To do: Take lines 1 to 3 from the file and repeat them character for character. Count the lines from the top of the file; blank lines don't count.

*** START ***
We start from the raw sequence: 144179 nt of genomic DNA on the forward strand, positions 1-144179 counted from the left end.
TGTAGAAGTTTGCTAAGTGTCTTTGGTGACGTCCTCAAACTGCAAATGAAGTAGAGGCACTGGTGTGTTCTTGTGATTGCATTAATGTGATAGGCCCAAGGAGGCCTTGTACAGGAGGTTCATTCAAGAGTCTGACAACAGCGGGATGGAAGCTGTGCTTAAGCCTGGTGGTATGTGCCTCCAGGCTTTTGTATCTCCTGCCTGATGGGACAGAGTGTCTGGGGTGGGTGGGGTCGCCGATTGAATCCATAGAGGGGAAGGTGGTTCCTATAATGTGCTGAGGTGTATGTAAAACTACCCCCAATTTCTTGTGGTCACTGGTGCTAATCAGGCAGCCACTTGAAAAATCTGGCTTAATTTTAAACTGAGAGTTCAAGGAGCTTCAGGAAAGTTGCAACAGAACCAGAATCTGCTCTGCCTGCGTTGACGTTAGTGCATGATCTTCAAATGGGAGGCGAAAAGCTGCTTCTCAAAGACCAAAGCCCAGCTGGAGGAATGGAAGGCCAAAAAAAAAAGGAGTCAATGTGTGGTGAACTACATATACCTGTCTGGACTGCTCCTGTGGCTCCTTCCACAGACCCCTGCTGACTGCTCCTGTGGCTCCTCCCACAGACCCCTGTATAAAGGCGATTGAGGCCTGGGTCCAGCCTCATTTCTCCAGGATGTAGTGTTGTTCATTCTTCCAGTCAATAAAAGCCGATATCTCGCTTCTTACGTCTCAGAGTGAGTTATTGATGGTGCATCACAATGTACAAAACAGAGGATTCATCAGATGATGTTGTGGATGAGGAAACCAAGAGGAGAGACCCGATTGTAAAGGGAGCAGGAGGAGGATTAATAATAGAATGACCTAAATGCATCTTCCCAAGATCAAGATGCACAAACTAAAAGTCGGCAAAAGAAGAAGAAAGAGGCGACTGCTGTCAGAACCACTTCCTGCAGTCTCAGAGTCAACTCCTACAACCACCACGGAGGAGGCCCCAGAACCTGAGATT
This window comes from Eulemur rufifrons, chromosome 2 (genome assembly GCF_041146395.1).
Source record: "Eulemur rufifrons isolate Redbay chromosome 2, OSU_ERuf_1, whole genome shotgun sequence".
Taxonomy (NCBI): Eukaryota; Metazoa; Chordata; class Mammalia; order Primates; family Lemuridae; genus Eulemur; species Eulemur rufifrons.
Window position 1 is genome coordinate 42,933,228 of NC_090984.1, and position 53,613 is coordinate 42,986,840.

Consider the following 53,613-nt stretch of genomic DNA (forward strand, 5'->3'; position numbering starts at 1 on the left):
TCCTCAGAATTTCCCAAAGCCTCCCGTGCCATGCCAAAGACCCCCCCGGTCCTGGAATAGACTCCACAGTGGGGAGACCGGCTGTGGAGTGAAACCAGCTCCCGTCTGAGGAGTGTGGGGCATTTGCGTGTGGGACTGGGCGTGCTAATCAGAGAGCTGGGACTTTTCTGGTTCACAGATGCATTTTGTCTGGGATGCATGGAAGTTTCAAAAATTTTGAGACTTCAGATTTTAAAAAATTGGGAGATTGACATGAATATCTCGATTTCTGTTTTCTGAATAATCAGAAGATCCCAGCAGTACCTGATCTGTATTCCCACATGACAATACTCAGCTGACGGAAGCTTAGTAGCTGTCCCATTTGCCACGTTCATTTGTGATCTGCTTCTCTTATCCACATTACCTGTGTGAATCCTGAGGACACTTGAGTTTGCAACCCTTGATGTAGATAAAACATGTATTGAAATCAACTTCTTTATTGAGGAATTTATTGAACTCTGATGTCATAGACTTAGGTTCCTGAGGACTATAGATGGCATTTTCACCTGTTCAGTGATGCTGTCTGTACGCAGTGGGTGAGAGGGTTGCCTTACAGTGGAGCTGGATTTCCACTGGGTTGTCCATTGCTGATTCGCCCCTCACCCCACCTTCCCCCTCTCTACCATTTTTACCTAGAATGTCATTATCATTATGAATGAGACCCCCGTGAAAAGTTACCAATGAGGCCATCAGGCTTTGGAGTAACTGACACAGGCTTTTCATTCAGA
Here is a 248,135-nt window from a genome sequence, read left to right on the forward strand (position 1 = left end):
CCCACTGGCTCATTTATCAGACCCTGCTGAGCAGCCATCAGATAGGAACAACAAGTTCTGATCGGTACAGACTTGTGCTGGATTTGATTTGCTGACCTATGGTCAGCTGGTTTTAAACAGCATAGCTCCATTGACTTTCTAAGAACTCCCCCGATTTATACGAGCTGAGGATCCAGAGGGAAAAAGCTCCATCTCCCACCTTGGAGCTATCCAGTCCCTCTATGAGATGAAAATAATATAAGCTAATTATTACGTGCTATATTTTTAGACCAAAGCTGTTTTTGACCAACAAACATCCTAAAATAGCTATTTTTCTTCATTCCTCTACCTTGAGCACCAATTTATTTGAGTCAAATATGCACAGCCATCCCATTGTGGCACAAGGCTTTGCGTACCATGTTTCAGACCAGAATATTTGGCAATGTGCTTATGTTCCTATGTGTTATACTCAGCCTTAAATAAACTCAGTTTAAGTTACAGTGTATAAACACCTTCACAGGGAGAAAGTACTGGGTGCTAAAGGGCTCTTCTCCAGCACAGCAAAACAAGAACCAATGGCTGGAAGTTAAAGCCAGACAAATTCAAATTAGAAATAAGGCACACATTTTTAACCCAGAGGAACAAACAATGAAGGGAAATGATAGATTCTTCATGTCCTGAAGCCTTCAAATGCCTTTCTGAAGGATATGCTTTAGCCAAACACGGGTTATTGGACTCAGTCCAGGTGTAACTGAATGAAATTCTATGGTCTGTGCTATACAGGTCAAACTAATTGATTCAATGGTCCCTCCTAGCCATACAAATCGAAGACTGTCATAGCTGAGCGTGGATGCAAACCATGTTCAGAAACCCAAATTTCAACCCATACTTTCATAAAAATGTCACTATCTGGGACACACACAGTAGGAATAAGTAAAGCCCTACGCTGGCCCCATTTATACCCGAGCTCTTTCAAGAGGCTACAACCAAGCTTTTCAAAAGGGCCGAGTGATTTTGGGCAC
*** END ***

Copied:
We start from the raw sequence: 144179 nt of genomic DNA on the forward strand, positions 1-144179 counted from the left end.
TGTAGAAGTTTGCTAAGTGTCTTTGGTGACGTCCTCAAACTGCAAATGAAGTAGAGGCACTGGTGTGTTCTTGTGATTGCATTAATGTGATAGGCCCAAGGAGGCCTTGTACAGGAGGTTCATTCAAGAGTCTGACAACAGCGGGATGGAAGCTGTGCTTAAGCCTGGTGGTATGTGCCTCCAGGCTTTTGTATCTCCTGCCTGATGGGACAGAGTGTCTGGGGTGGGTGGGGTCGCCGATTGAATCCATAGAGGGGAAGGTGGTTCCTATAATGTGCTGAGGTGTATGTAAAACTACCCCCAATTTCTTGTGGTCACTGGTGCTAATCAGGCAGCCACTTGAAAAATCTGGCTTAATTTTAAACTGAGAGTTCAAGGAGCTTCAGGAAAGTTGCAACAGAACCAGAATCTGCTCTGCCTGCGTTGACGTTAGTGCATGATCTTCAAATGGGAGGCGAAAAGCTGCTTCTCAAAGACCAAAGCCCAGCTGGAGGAATGGAAGGCCAAAAAAAAAAGGAGTCAATGTGTGGTGAACTACATATACCTGTCTGGACTGCTCCTGTGGCTCCTTCCACAGACCCCTGCTGACTGCTCCTGTGGCTCCTCCCACAGACCCCTGTATAAAGGCGATTGAGGCCTGGGTCCAGCCTCATTTCTCCAGGATGTAGTGTTGTTCATTCTTCCAGTCAATAAAAGCCGATATCTCGCTTCTTACGTCTCAGAGTGAGTTATTGATGGTGCATCACAATGTACAAAACAGAGGATTCATCAGATGATGTTGTGGATGAGGAAACCAAGAGGAGAGACCCGATTGTAAAGGGAGCAGGAGGAGGATTAATAATAGAATGACCTAAATGCATCTTCCCAAGATCAAGATGCACAAACTAAAAGTCGGCAAAAGAAGAAGAAAGAGGCGACTGCTGTCAGAACCACTTCCTGCAGTCTCAGAGTCAACTCCTACAACCACCACGGAGGAGGCCCCAGAACCTGAGATT
This window comes from Eulemur rufifrons, chromosome 2 (genome assembly GCF_041146395.1).